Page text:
Today, Sun released VirtualBox 2.0, a major revision to the (partially open source) desktop virtualization software. I have long used VirtualBox on my Windows machines as my virtualization product of choice due to its compactness, functionality, and low impact on the host system. Although I’m happy with VMware Fusion on the Mac, I intend to try out VirtualBox there, too, to see how it compares.
If you haven’t already tried VirtualBox, you ought to. It works very well, virtualizing Windows and Linux guests on Windows, Linux, Solaris, and Mac hosts with respectable performance. One thing I really love about it is that it doesn’t bog down my Vista system like VMware with installed drivers and services. It just installs and works and gets out of the way when you’re not using it.
VirtualBox supports shared folders, USB, and has guest additions for Windows and Linux to provide resolution independence and performance boosts. The new 2.0 version adds 64-bit guest OS support for 64-bit hosts along with performance and stability fixes. The Mac version now has a native look and feel and better networking, too.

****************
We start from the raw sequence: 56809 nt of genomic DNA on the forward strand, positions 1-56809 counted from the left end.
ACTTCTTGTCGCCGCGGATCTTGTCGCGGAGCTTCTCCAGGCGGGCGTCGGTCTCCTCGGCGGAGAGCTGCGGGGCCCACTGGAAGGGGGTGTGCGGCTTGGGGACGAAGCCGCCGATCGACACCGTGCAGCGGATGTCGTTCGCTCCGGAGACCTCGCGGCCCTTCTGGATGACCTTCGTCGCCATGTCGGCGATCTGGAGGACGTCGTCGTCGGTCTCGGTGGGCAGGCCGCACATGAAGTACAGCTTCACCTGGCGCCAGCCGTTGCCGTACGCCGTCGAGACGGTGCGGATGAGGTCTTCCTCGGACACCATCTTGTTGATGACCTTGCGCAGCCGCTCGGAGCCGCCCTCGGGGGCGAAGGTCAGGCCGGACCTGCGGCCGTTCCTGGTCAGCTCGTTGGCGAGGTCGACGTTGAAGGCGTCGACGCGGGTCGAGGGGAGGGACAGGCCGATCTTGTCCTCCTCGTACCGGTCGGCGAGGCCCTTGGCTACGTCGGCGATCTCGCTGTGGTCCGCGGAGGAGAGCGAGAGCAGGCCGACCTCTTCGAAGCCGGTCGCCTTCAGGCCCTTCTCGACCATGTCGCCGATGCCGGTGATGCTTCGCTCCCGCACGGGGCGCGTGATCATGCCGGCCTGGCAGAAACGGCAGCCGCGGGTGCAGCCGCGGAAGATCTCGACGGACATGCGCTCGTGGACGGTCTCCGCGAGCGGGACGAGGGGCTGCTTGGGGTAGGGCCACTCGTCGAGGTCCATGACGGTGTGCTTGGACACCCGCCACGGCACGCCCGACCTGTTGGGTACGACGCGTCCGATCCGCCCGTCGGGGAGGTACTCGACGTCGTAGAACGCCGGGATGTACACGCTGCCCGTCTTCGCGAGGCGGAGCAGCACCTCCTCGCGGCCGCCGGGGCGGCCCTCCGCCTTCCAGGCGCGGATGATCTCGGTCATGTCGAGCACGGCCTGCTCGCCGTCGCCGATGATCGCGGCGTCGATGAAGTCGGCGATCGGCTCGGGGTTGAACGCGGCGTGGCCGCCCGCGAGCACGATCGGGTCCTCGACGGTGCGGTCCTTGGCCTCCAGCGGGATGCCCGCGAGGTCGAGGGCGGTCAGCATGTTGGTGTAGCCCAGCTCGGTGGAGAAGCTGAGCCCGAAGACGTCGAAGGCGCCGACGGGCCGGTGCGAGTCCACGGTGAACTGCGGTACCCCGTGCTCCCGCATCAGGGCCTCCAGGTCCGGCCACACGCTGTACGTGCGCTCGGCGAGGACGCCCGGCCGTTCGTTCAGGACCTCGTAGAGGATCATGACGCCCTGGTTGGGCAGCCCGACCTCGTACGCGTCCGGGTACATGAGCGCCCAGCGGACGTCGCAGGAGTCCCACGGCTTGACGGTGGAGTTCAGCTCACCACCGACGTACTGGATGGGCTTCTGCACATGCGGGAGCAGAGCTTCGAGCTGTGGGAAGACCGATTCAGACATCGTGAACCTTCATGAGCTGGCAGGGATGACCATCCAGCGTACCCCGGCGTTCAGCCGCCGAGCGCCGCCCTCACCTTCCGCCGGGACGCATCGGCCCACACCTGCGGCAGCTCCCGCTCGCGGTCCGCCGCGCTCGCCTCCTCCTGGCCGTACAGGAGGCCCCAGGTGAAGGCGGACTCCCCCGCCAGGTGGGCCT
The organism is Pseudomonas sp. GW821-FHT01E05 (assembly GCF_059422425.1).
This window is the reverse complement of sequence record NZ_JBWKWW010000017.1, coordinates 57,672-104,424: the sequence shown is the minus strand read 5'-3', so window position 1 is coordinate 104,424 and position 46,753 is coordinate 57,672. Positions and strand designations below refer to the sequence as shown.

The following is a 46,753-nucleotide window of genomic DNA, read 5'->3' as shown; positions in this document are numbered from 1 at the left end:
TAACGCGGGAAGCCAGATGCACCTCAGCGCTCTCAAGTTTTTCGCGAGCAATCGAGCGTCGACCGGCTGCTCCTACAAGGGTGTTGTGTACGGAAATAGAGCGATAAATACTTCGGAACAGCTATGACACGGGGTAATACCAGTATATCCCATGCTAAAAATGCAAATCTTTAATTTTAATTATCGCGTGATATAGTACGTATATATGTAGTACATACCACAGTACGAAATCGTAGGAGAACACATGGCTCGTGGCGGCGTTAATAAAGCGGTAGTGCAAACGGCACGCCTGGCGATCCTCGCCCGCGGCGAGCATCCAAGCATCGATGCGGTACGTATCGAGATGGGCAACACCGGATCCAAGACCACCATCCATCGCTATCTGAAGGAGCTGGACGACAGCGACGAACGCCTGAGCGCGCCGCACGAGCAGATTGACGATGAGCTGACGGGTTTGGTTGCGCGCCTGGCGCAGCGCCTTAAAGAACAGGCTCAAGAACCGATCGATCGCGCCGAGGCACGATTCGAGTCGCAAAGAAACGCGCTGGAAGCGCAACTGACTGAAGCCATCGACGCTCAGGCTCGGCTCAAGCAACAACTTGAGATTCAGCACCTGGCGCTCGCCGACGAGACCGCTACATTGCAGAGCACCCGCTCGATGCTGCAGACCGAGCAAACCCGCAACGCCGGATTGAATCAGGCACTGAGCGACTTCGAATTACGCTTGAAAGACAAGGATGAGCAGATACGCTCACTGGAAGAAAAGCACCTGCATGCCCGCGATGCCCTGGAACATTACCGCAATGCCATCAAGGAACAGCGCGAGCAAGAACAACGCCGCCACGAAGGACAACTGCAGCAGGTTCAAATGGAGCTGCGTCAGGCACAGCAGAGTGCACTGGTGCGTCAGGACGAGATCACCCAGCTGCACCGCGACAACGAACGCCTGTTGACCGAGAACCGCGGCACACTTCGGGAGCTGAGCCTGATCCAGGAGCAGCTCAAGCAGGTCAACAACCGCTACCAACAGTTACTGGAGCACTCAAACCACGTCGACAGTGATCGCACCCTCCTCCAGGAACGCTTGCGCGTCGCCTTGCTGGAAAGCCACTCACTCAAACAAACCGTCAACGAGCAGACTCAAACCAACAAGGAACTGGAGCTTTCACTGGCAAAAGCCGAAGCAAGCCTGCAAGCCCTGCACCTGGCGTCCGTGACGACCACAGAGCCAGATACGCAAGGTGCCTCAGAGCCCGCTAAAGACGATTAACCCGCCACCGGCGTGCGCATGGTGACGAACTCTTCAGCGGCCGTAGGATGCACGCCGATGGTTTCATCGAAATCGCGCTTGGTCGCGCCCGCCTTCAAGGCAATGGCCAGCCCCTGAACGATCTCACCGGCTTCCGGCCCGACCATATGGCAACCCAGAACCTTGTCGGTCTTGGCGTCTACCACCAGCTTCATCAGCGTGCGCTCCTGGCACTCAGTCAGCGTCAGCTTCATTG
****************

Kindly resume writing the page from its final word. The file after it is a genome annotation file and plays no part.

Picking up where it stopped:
One really interesting twist for folks interested in desktop virtualization (aka VDI on VMware) is integration with remote desktop protocol (RDP). VirtualBox guests can be configured to act as RDP servers, with thin(ish) clients accessing them over a network and even sharing their USB devices seamlessly. I’m getting pretty excited about the desktop virtualization concept – I’ll be keeping my eyes on companies like stealthy Old Road Computing Virtual Computer to see what they’re up to!
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